PA8W's Radio Direction Finding Technology

Who is PA8W and how can I contact him?

Before you reach out to me, please read the following first:

First of all, I am a very busy man, and I am doing this Radio Direction Finding thing purely as a hobby, for pleasure.
Therefore it is important that you absorp as much information as you can from this website before you email me.
Because yes, silly questions do exist, when the desired information is right under your nose :)

Some key understanding:

1,  RDF41/42/43 are no receivers, they are RDF processors,
so you will need a separate receiver and an antenna array for the desired frequency band.
If this is new to you there's a lot of reading to do on this website...(FAQ!)

2, I will not share schematics or firmware other than offered on this website.

3, I am willing to help students but I am not willing to build your master project.
You will have to do that yourselves with or without my help.

So if you have any sane questions or suggestions feel free to email me:

Who is PA8W (Wil)?

PA8W, A radio amateur specialized in radio direction finding

About the above photo:
No, I am not a lucky b... who's operating old radios from an airborne Lancaster bomber.
This photo was taken in the Imperial War Museum in Duxford England, where they have a lovely collection of old radio equipment.
In one corner, this copy of the Lancaster's radio room is available for taking a nice picture...

PA8W, A radio amateur specialized in radio direction finding

I was born in 1957 in the Netherlands, and as soon as my parents let me hold the soldering iron, I was connecting batteries, lamps and switches.

A little later, I was building small cigarette-box FM-transmitters using the OC171, and building basic receivers, audio amplifiers etc.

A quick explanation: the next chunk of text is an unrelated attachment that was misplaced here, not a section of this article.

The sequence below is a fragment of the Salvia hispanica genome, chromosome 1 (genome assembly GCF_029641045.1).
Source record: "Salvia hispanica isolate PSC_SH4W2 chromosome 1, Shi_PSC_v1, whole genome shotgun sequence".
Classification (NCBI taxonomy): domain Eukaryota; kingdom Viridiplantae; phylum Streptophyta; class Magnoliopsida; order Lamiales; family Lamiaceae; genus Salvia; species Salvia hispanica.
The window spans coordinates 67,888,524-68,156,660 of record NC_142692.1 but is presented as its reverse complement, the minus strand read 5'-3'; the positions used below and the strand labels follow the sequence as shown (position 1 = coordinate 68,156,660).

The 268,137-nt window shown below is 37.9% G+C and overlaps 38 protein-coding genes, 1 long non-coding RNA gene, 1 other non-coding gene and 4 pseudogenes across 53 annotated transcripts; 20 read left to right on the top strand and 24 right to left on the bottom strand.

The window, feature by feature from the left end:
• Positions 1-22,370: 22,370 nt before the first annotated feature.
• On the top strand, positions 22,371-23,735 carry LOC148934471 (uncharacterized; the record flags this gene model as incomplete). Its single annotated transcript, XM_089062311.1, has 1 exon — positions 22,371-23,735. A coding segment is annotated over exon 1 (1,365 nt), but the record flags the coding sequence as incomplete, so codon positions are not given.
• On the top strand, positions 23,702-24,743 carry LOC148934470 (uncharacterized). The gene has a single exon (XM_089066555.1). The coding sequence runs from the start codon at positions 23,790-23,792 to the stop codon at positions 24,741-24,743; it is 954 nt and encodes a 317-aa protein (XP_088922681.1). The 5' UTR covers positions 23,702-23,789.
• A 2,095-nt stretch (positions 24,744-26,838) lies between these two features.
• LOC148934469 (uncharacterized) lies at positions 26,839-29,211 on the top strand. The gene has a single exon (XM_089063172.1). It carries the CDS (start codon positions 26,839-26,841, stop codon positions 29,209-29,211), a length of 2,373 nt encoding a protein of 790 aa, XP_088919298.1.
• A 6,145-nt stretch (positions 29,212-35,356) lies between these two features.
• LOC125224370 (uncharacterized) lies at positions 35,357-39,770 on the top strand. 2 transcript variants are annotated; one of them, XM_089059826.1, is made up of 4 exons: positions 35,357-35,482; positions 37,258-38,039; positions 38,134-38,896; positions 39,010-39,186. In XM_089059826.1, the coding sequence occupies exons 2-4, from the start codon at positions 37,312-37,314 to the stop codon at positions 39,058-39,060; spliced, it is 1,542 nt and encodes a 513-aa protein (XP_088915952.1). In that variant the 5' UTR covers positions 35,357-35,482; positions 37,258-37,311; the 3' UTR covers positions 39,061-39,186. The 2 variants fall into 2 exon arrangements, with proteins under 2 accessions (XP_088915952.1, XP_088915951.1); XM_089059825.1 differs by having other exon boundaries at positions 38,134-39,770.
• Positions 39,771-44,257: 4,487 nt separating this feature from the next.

Ok, I admit, things got out of hand later when I disrupted the reception of a live soccer game on television for my entire neighbourhood...
And I didn't make friends testing my drive-in loudspeakers again and again in our garage, shaking the neighbours tools from his wallboard...

I did manage to turn my hobby into my profession,
I did turn my profession into my own specialized pro-audio company in 1994, making a more than decent living and enjoying every minute of it.

So mothers and fathers, don't get desperate if your son or daughter sometimes trips your home's mains fuse.
Just keep your flashlight within range and keep in mind that this son or daughter may one day fix your electric wheelchair or get your computer virus free and running again...

PA8W, A radio amateur specialized in radio direction finding

When I started hamming in 2009, my first goal was to make worldwide QSO's on HF in SSB.
Due to the small space available for antennas,
I had to find small but effective antenna solutions and because of my professional interest in audio and intelligibility,
I focused on optimizing my audio to make my station sound "big".

"Your power is in your Audio" is what was reported to me lots of times.
As a minimalist, I get great satisfaction out of tweaking and optimizing a basic setup.

QRV on 10m, 15m, 20m, 17m, 40m, and on 80m, I worked more than 100 DXCC entities and more than 35 North American states in my first 6 months of hamming in 2009,
all in SSB. Not a bad result for 100W and small antennas I guess.

From 2012 on I focused on Radio Direction Finding technology.
Starting off with a classic design (WA2EBY doppler) I discovered that it had some serious drawbacks.
So first I got rid of the primitive hard antenna commutation, improved the switched capacitor filter, redesigned the phase-comparator, doubled the pelorus resolution twice, added specific functions, etc.etc.

After that I turned to a microcontroller to further enhance performance and user interface.
RDF40, RDF41, RDF42 and RDF43 are the result, plus an Android mapping program (MapApp), to present the bearings of multiple stations on a single map for easy triangulation.

Below picture shows some of the approx. 135 meteorological radiosondes I recovered in the process of testing my radio direction finders.

PA8W, A radio amateur specialized in radio direction finding

September 9, 2018 : Winner of  the Dutch  National Balloonfoxhunt.
Teams # 2 and 3 were also using PA8W design dopplers!

After participating in the Dutch annual Balloonfoxhunt for a few years, sometimes finishing as #3,
this time me and my friend PA0TGA using the RDF40 and RDF42 doppler RDF's were the first team to get to the balloon transmitter.